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11 apr 2018

What Is Parkinson's?

April is Parkinson’s Disease Awareness Month and Today is World Parkinson’s Day

Description: Parkinson's disease is a progressive, degenerative neurological condition that affects the control of body movements. It causes trembling in the hands, arms, legs, jaw, and face; rigidity or stiffness of the limbs or trunk; slowness of body movements; and unstable posture and difficulty in walking. Early symptoms are subtle and occur gradually.

Parkinson's is quite common and latest research indicates that approximately 110,000 Australians are living with it. The average age of diagnosis is 65 years. Younger people can be diagnosed with Parkinson’s too and this is referred to as Young Onset Parkinson’s. Around 20% of people living with Parkinson's are of working age. It is slightly more common in men than in women.

Dopamine is mainly produced by special cells deep inside your brain, it is these cells that die in Parkinson's. Dopamine is used by many areas of your brain but it is particularly important in controlling movement. Because of this impact on movement Parkinson's is classified as Movement Disorder but anyone with Parkinson's will tell you that it impacts many non-movement functions as well.

It is not easy to diagnose Parkinson’s. There are no laboratory tests (such as a blood test or brain scan), so it is important that the diagnosis is made by a specialist, such as a neurologist based on clinical signs and symptoms. The specialist will examine for any physical signs of Parkinson’s and take a detailed history of symptoms.

What Causes Parkinson’s? So far, scientists have not determined the reason why some people develop Parkinson's disease and others do not. Currently there is no known cause of understanding of why a person develops Parkinson’s.

There are many theories as to the causes and it is generally thought that multiple factors are responsible. Suggested causes include environmental factors such as pesticides, toxins and chemicals; genetic factors (although the disease appears to be inherited in only a small percentage of cases) and head trauma. Through research, our understanding of the possible causes of Parkinson’s is increasing all of the time.

What Causes Parkinson’s Symptoms? The underlying cause of the symptoms of Parkinson’s relates to a decline in the production of a chemical in the brain called dopamine. Dopamine is an important chemical messenger, or neurotransmitter, that allows messages to be passed between cells in the brain.

Many of the cells which produce dopamine are in the Substantia Nigra in the Basal Ganglia which is located in the middle of the brain and it is these cells that are reduced in Parkinson's. This lack of dopamine means people can have difficulty controlling their movements and moving freely and it can also impact on other body systems such as your sense of smell, bowel, thinking and mood.

Symptoms: ​Parkinson’s is categorized by clinicians as a “movement disorder” and symptoms may include muscle rigidity, tremor, postural instability and bradykinesia (slowness of movement). Many people think of tremor in Parkinson's but in around 30% of cases tremor is not present.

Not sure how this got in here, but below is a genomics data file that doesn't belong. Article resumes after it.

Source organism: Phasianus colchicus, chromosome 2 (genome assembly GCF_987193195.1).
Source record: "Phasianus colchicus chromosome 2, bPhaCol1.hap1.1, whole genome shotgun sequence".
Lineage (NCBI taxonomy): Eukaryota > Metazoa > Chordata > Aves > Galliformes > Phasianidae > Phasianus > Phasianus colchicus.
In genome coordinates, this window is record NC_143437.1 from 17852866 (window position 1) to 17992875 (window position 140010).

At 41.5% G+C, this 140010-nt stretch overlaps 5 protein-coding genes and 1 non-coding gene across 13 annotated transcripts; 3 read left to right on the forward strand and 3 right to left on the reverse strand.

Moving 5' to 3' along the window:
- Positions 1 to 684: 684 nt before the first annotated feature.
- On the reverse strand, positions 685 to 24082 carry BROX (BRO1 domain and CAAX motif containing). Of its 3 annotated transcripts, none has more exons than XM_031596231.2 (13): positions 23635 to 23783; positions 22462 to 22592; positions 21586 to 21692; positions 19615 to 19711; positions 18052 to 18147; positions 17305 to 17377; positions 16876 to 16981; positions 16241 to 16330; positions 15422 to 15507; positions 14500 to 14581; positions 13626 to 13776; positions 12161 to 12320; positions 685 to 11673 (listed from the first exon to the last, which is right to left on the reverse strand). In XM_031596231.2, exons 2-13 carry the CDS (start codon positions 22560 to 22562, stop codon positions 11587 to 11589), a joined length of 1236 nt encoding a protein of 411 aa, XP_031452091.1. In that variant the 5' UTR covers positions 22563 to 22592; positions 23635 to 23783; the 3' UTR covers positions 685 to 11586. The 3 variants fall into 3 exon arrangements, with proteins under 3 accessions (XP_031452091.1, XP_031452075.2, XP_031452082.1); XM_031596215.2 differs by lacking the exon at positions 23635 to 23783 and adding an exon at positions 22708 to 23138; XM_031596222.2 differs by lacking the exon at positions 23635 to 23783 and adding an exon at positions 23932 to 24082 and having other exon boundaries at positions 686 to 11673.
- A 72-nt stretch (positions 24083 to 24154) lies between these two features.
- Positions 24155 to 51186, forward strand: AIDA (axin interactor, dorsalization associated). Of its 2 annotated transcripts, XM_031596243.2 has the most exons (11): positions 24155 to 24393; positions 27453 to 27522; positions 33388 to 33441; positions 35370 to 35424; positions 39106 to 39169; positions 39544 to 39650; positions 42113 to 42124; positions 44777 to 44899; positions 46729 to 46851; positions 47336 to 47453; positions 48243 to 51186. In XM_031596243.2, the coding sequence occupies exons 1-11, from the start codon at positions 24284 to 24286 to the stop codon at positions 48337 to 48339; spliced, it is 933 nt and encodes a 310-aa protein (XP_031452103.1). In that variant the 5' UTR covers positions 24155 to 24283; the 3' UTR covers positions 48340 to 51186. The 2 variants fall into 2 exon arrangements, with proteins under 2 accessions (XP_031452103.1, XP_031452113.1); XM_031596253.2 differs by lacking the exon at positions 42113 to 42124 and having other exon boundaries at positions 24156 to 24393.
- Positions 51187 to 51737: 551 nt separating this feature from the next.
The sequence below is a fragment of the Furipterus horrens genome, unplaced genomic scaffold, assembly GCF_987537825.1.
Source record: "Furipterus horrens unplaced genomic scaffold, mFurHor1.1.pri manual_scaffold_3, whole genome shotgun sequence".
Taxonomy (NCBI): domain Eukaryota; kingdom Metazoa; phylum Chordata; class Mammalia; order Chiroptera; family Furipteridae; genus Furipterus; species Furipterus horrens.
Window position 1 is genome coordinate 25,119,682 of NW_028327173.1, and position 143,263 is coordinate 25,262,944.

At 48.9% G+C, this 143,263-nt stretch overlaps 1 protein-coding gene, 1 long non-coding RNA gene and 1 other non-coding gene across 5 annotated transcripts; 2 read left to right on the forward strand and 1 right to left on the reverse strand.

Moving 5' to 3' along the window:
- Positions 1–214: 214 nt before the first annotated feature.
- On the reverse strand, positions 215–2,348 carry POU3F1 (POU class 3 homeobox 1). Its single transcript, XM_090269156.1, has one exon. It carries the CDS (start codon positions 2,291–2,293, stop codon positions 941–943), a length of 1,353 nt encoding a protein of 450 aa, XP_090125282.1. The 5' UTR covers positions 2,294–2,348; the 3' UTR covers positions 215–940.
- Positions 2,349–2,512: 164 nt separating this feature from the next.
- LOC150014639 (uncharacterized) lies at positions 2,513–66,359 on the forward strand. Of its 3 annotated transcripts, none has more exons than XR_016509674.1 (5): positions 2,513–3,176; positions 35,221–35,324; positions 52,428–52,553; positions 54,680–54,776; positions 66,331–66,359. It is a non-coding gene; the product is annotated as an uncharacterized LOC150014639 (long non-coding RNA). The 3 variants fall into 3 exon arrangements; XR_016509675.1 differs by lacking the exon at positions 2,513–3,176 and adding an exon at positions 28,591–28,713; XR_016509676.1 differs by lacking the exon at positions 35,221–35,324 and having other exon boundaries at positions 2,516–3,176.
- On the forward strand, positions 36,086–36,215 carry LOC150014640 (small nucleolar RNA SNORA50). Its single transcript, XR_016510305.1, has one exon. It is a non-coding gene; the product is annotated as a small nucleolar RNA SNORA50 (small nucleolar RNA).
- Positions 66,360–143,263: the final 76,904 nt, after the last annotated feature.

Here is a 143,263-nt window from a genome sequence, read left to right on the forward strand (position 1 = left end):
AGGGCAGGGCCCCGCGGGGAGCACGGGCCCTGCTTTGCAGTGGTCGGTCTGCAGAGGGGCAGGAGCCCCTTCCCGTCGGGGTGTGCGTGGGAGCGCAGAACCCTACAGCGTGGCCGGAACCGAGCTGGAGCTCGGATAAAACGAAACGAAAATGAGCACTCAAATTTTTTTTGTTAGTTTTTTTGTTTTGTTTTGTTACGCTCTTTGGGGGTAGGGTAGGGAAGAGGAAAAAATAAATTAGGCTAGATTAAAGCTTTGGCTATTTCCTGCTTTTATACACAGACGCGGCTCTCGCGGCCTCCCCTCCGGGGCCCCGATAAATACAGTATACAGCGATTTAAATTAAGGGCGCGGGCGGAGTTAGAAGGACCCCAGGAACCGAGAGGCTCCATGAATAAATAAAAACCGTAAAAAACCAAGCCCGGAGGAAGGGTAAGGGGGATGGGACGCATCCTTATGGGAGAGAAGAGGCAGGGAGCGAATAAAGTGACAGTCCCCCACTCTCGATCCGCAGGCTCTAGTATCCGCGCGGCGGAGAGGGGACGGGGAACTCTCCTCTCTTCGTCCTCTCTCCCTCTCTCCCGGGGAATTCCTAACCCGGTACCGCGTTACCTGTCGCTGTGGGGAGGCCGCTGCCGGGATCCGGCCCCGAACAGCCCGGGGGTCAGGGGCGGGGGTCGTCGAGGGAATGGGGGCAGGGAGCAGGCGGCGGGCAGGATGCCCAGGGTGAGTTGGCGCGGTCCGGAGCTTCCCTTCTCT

Parkinson's it doesn’t just affect movement. Non-motor symptoms such as pain, sensory changes, changes in the gastrointestinal system, depression and problems with memory, thinking and sleep can also occur and have an impact on the day to day life of the person with Parkinson’s.

Progression of Parkinson’s: Each person is affected differently and the rate of progression varies greatly between individuals. Usually the symptoms of Parkinson’s develop slowly and gradually progress over time.

Every Parkinson's patient is different and will have a different combination of symptoms, different levels of intensity and will progress at a different rate. Parkinson’s usually doesn’t directly cause people to die and it is possible to live with Parkinson’s for a long time, although symptoms do get worse over time.

Treatments: There is currently no known cure. However, there are many treatments available that can allow a person with Parkinson’s to lead a fulfilling and productive life. A variety of medications enable the disease to be managed and provide dramatic relief from the symptoms. In some cases, surgery is an appropriate treatment. Some doctors recommend multi-disciplinary treatment by physiotherapists, dietitians and counsellors. No two people will experience the condition in the same way, so management will vary.

Prognosis: Parkinson's disease is a chronic, progressive illness, and no drug can prevent the progression of the disease.

Support for People with Parkinson’s: Parkinson’s State Organisations are available throughout Australia to support people living with Parkinson’s from recently diagnosed through to advanced Parkinson’s, along with family, carers and health professionals.

Working with your Health Care Team: ​Information provided in this BLOG is designed to support, not replace, the relationship that exists between a patient and their health care professionals. It is important that you discuss any issues or concerns you have about your Parkinson's with the doctors, nurses and other health professional who support and care for you.

What Causes Parkinson's 2016, Parkinson's Australia, accessed 2 April 2018
Parkinson’s Disease 2018, Brain Foundation, accessed 2 April 2018

Steve Jenkosky trading as Golden Age Advisory is an Authorised Representative of Synchron AFS License No. 243313.
Unless specifically indicated, the information contained in this BLOG post is general in nature and does not take into account your personal situation. You should consider whether the information is appropriate to your needs, and where appropriate, seek personal advice from a financial adviser.

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